Spectember 2022 #04: Aquatic Brontotheres

Squeezing in one last bonus #Spectember post this year!

This one isn’t based on a specific prompt, but instead is a companion piece to a previous one.


While North American brontotheres were adapting to the spread of grasslands, some of their Asian cousins took a very different evolutionary path through the rest of the Cenozoic.

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Spectember 2022 #03: Swimming Hummingbirds

Today’s #Spectember concepts come from three submitters: anonymous, Jonas Werpachowski, and Novaraptoria.

A digital illustration of a speculative future aquatic bird descended from hummingbirds, laying on its belly. It has a long beak with tooth-like serrations that give it a crocodilian appearance. Its body is penguin-like, with large flipper-wings, and it has relatively tiny webbed feet and a stubby tail. Its plumage is iridescent green and white, with a bright purple patch on its throat.
Humdertaker (Suchomergus pollinctor)

Despite having a convergent resemblance to penguins or gannetwhales, the humdertaker (Suchomergus pollinctor) is actually a distant descendant of modern hummingbirds.

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Spectember 2022 #02: ‘Modern’ Brontotheres and Paraceratheres

Today’s #Spectember concept is a combination of a couple of anonymous submissions:

A digital illustration of two speculative hoofed mammals, descended from extinct brontotheres and paraceratheres. One resembles a hairy rhinoceros with an odd U-shaped horn on its nose and a fork-like bony "horn" on the back of its head. The other looks like a chunky camel with a moose-like bulbous nose and short downward-pointing protruding tusks.
Crowned brontothere (left) and woolly paracerathere (right)

These two animals are the descendants of brontotheres and paraceratheres, almost the last living representatives of their kinds, hanging on in the equivalent of modern-day times in a world similar to our own.

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Spectember 2022 #01: Arboreal Ornithopod

Despite some minor delays, it’s time once again for #Spectember – when I dive back into the big pile of speculative evolution concepts that you all submitted to me in 2020, and try to get through a few more of the backlog.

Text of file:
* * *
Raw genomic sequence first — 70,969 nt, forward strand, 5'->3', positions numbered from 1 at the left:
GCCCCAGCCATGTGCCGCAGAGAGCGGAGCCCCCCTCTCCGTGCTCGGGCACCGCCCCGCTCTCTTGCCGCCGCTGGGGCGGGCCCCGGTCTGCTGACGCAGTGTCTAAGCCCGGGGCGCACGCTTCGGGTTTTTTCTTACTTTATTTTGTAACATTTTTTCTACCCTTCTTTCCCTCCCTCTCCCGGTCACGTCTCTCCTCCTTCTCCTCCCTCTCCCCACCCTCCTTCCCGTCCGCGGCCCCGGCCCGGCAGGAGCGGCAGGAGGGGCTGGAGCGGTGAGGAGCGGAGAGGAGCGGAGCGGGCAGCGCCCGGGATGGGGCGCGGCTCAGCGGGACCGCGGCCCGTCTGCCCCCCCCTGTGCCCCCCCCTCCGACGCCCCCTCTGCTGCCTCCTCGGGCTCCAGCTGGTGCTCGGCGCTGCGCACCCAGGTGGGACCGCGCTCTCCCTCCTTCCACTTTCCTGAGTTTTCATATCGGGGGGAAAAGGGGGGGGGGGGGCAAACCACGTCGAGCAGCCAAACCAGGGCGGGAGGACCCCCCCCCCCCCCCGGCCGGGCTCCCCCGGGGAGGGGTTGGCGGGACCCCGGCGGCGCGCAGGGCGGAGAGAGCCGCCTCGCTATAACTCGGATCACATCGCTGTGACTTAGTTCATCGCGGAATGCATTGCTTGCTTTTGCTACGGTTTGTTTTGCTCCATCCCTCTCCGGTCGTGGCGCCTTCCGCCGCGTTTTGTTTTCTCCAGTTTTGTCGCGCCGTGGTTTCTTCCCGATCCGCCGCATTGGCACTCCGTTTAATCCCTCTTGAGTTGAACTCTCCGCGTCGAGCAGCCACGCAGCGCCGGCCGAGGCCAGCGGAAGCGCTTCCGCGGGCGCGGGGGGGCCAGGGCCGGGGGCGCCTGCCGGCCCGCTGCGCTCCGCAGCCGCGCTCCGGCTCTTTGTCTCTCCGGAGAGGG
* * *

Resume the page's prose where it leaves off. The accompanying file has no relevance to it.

(…There’s still over 50 of them left. This is going to take a while.)

So today’s concept comes from an anonymous submitter, who requested an arboreal ornithopod dinosaur:

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Cambrian Explosion #54: Trilobita – Transform and Roll Up

Most trilobites were able to roll themselves up into a protective ball – a behavior known as enrollment or volvation – exposing just their heavily armored backs to attackers. They’re often found fossilized curled up like this, and rare preservation of soft tissues shows that they had a complex system of muscles to help them quickly achieve this pose while simultaneously tucking their antennae and all their limbs safely inside their enrolled shells.

Some species also developed sharp defensive spines and spikes that jutted out when they enrolled, making themselves even more daunting to potential predators in one of the earliest known examples of an evolutionary “arms race”.

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Cambrian Explosion #49: …Some Sort Of Euarthropod?

The major groups of the euarthropods are the chelicerates, mandibulates, and the extinct artiopodans, but there were some Cambrian species that still can’t be easily fitted in to any of those lineages.

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Spectember 2021 – Reedstilt Redesign

(This was originally supposed to be a final-day-of-#Spectember bonus post, but it got much longer than I expected so it’s a few days late.)

To finish off this year’s diversion into speculative evolution, instead of pulling from my still-rather-long list of unused submissions I’m doing something a little different – trying to give an idea of how I go through the actual process of designing a speculative species.

And for today’s example I’m going to do a “redesign” of sorts for a classic Dougal Dixon After Man creature: the reedstilt.

For several reasons:

  • It was on the cover of the old edition of After Man I first discovered as a kid in the local library, it immediately caught my attention, and as a result it’s always been one of my favorite species from the book.
  • But some of its anatomy doesn’t really hold up.
  • I really really Do Not Like the “official” redesign that replaced the original art in the 2018 reprint. It’s shrinkwrapped.
  • I just think it’s neat.
Reedstilt in both original flavor and 2018 revamp style.
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Spectember 2021 – Slime Snouters & Megaphone Birds

Today’s #Spectember concept is brought to you by @thecreaturecodex , who wanted to see a depiction of something from The Snouters: Form and Life of the Rhinogrades:

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Spectember 2021 – Quadrupedal Pachycephalosaurs

Today’s #Spectember concept comes from an anonymous submitter:

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